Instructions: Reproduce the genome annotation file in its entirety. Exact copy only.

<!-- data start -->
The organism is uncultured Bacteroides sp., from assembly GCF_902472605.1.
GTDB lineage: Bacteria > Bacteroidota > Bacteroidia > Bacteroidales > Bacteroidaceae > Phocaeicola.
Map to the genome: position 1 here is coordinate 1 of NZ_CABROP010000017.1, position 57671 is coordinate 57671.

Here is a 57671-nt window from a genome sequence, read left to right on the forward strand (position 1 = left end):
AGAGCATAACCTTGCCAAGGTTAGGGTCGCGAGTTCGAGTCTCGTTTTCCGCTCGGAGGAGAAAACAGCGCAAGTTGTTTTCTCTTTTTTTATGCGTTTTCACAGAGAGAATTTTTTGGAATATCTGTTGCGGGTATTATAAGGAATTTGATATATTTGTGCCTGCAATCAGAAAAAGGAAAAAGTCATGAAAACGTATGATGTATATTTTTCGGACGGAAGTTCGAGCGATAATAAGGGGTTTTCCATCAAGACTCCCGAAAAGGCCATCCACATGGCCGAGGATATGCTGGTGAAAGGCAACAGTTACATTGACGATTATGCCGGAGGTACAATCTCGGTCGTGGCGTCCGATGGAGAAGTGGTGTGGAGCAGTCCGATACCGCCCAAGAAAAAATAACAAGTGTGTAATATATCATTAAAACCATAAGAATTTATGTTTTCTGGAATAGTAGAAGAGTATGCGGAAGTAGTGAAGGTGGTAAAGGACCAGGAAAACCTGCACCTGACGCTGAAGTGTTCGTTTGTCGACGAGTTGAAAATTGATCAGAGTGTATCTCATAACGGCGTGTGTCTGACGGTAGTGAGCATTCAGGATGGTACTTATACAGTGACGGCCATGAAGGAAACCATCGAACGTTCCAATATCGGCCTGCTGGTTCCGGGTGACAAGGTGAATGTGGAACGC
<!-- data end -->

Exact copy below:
The organism is uncultured Bacteroides sp., from assembly GCF_902472605.1.
GTDB lineage: Bacteria > Bacteroidota > Bacteroidia > Bacteroidales > Bacteroidaceae > Phocaeicola.
Map to the genome: position 1 here is coordinate 1 of NZ_CABROP010000017.1, position 57671 is coordinate 57671.

Here is a 57671-nt window from a genome sequence, read left to right on the forward strand (position 1 = left end):
AGAGCATAACCTTGCCAAGGTTAGGGTCGCGAGTTCGAGTCTCGTTTTCCGCTCGGAGGAGAAAACAGCGCAAGTTGTTTTCTCTTTTTTTATGCGTTTTCACAGAGAGAATTTTTTGGAATATCTGTTGCGGGTATTATAAGGAATTTGATATATTTGTGCCTGCAATCAGAAAAAGGAAAAAGTCATGAAAACGTATGATGTATATTTTTCGGACGGAAGTTCGAGCGATAATAAGGGGTTTTCCATCAAGACTCCCGAAAAGGCCATCCACATGGCCGAGGATATGCTGGTGAAAGGCAACAGTTACATTGACGATTATGCCGGAGGTACAATCTCGGTCGTGGCGTCCGATGGAGAAGTGGTGTGGAGCAGTCCGATACCGCCCAAGAAAAAATAACAAGTGTGTAATATATCATTAAAACCATAAGAATTTATGTTTTCTGGAATAGTAGAAGAGTATGCGGAAGTAGTGAAGGTGGTAAAGGACCAGGAAAACCTGCACCTGACGCTGAAGTGTTCGTTTGTCGACGAGTTGAAAATTGATCAGAGTGTATCTCATAACGGCGTGTGTCTGACGGTAGTGAGCATTCAGGATGGTACTTATACAGTGACGGCCATGAAGGAAACCATCGAACGTTCCAATATCGGCCTGCTGGTTCCGGGTGACAAGGTGAATGTGGAACGC